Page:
In a typical battery, charged ions zip one way through a sea of other particles as the battery recharges, before racing back in the other direction to release the stored energy on cue.

Back and forth the ions go, some getting diverted along the way, until the capacity of the battery is drained, and it loses energy too quickly to be of any use.

But physicists, good on them, are imagining new ways of storing energy in handy portable devices by drawing on a strange quantum phenomenon that twists time, amongst other unusual happenings.

"Current batteries for low-power devices, such as smartphones or sensors, typically use chemicals such as lithium to store charge, whereas a quantum battery uses microscopic particles like arrays of atoms," explains Yuanbo Chen, a physics graduate student at the University of Tokyo.

In their latest work, Chen teamed up with physicist Gaoyan Zhu of the Beijing Computational Science Research Centre, part of the China Academy of Engineering Physics, and colleagues to test the idea of creating a quantum battery that allows for simultaneous charging stages, thereby improving energy storage and thermal efficiency.

"While chemical batteries are governed by classical laws of physics, microscopic particles are quantum in nature, so we have a chance to explore ways of using them that bend or even break our intuitive notions of what takes place at small scales," Chen says.

Chen, Zhu and colleagues certainly aren't the first group to imagine how a quantum battery might work, but they have tested their ideas experimentally in a lab bench set-up full of spaced-out lasers, lenses, and mirrors.

In 2019, a team of Canadian-based researchers laid out a blueprint for a quantum battery that never loses its charge. Their idea, which is still totally theoretical, hinges on a different quantum mechanism: one that involves luring quantum components into a 'dark state' where the material can't interact with, or lose energy to, its environment.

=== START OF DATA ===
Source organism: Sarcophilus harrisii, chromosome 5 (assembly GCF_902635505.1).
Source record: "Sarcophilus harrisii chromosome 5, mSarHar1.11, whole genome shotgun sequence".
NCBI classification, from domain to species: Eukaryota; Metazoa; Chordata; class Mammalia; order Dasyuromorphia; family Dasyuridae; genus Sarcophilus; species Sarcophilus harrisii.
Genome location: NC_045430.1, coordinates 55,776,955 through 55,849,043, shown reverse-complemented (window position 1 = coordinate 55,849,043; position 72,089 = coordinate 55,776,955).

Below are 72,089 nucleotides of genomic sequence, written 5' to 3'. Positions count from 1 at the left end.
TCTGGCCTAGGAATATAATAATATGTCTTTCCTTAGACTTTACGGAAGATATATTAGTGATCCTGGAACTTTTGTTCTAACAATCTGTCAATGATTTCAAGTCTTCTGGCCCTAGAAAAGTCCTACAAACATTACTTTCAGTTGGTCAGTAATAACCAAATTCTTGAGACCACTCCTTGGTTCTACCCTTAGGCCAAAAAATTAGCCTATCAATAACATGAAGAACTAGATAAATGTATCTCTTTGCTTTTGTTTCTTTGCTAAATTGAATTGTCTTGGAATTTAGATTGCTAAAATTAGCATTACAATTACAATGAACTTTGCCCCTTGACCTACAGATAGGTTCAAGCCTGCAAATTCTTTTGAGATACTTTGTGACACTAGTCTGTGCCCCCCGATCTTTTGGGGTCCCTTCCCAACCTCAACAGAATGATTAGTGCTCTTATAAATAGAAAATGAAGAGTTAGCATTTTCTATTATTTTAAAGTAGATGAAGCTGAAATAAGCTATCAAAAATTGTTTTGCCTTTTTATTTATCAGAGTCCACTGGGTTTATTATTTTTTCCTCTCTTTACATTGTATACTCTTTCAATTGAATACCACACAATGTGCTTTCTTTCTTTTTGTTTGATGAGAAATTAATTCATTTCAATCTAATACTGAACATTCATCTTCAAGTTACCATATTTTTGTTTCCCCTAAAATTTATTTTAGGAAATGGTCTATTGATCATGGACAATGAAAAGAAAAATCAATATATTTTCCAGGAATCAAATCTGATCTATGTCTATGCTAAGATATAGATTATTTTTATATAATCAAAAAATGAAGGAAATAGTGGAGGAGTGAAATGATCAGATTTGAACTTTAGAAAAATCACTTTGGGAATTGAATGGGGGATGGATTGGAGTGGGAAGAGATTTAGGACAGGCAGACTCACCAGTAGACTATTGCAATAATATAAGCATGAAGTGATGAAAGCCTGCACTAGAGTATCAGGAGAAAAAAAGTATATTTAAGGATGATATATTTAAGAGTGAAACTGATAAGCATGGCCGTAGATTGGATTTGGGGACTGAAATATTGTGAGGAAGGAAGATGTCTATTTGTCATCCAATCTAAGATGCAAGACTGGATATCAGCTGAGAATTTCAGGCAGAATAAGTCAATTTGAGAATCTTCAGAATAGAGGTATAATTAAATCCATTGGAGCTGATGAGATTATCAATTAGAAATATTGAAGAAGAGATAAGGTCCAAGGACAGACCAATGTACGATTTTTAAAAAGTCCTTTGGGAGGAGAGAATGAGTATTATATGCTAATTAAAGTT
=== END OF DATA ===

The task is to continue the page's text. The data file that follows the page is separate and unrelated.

Zhu and colleagues' approach follows on from a quantum phenomenon known as superposition, which is commonly recalled for quantum computing, and is where particles exist in a flurry of possible states until the moment they're measured.

This overlay of possibilities also messes with the natural order of time, researchers have recently shown.

In classical physics and everyday life, events can only occur in a linear fashion or fixed order. Think cause before effect, or event A (flicking a switch) before event B (the light turns on).

In the quantum realm, however, that linear order breaks down and superposition allows for events to unfold along two parallel paths at once. In a way, this messes with time because an event that follows another can also influence the event's outcome as if it came before, because both orders of events, A before B and B before A, are simultaneously true.

"Putting it simply, it has been found that the laws of quantum mechanics allow for quantum superposition of causal orders," Zhu and colleagues explain.

To apply that to energy storage, the researchers realized this strange process using a quantum switch, tested a few different charger configurations, and created a system capable of pulling from two chargers simultaneously.

Illustration of experimental set-up of a network of lasers, lenses and mirrors.
The set-up of lasers, lenses and mirrors used in the lab experiments. (Zhu et al., Physical Review Letters, 2023)

"We demonstrated that the way you charge a battery made up of quantum particles could drastically impact its performance," says Chen. "We saw huge gains in both the energy stored in the system and the thermal efficiency."

"Moreover, we reveal a counterintuitive effect that a relatively less powerful charger guarantees a charged battery with more energy at a higher efficiency," the researchers report in their paper.

While this quantum 'battery' is more like a network of lasers on a lab bench, and years away from any practical applications, it's still a cool demonstration of the underlying principles and what could be possible sometime in the future – if it hasn't already happened in the past.

The study has been published in Physical Review Letters.